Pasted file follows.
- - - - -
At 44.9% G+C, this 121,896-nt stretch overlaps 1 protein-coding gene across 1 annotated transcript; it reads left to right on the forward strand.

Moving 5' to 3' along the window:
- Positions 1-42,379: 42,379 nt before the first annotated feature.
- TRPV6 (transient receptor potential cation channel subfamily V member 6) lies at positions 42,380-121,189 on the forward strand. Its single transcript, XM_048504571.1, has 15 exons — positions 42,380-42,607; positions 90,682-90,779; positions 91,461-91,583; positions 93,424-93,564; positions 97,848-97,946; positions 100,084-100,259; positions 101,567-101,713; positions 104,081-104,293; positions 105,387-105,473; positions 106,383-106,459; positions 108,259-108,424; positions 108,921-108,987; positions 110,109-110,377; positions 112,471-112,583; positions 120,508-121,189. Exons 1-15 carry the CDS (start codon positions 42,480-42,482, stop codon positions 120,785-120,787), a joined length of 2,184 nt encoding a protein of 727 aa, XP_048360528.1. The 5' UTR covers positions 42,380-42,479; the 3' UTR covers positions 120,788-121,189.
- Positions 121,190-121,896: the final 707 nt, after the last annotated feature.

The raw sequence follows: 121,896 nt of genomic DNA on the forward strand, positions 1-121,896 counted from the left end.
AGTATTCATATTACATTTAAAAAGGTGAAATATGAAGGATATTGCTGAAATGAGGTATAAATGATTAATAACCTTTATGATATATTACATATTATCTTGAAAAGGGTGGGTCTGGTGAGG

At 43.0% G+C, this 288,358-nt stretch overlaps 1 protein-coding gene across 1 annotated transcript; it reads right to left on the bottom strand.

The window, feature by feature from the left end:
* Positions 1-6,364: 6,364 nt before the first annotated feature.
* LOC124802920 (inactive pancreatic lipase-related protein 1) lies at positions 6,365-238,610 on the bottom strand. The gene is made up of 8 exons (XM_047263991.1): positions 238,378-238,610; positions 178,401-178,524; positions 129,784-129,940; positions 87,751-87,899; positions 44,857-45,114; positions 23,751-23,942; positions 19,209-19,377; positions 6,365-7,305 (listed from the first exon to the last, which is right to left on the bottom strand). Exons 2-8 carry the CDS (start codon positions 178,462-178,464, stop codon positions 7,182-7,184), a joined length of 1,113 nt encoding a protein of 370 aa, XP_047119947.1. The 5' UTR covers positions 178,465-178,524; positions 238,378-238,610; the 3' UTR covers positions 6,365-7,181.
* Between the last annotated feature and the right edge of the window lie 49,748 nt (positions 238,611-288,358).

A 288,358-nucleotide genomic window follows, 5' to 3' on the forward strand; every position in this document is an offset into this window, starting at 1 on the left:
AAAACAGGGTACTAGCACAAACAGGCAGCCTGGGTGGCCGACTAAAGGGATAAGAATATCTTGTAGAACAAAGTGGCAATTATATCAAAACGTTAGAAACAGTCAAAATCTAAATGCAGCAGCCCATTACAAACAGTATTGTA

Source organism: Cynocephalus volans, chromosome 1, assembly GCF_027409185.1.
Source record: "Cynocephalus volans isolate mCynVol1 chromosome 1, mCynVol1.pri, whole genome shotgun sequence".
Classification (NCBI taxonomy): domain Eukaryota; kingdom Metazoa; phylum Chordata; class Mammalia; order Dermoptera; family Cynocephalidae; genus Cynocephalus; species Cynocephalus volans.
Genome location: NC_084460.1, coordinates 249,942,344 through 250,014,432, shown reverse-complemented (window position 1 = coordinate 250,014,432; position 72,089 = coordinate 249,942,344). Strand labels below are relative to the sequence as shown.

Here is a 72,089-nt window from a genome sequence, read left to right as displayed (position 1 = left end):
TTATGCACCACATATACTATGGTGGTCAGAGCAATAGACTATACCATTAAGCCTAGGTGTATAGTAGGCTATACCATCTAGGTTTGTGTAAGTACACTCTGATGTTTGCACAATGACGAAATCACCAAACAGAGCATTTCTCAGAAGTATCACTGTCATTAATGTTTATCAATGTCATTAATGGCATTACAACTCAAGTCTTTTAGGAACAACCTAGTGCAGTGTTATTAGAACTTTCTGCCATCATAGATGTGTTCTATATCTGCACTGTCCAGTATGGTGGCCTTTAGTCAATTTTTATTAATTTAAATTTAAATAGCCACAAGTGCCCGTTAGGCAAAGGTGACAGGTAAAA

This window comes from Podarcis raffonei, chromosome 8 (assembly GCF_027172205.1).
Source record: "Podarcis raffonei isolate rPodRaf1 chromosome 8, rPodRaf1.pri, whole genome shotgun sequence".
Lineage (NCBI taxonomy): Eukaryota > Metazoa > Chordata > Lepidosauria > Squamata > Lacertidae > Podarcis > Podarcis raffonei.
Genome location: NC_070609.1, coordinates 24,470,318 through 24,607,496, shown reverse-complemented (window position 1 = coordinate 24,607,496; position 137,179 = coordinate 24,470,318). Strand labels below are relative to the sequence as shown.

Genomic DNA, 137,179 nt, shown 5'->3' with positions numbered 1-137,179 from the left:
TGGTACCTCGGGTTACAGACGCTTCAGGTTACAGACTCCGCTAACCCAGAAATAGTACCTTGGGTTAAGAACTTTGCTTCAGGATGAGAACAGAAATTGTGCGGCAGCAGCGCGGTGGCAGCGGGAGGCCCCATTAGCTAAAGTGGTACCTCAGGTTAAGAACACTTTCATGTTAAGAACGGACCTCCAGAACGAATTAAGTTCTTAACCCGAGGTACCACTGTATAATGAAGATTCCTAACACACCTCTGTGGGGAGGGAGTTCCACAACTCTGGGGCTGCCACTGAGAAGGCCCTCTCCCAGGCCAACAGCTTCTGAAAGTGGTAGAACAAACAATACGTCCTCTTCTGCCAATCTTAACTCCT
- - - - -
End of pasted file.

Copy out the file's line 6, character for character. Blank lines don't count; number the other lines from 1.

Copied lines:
The raw sequence follows: 121,896 nt of genomic DNA on the forward strand, positions 1-121,896 counted from the left end.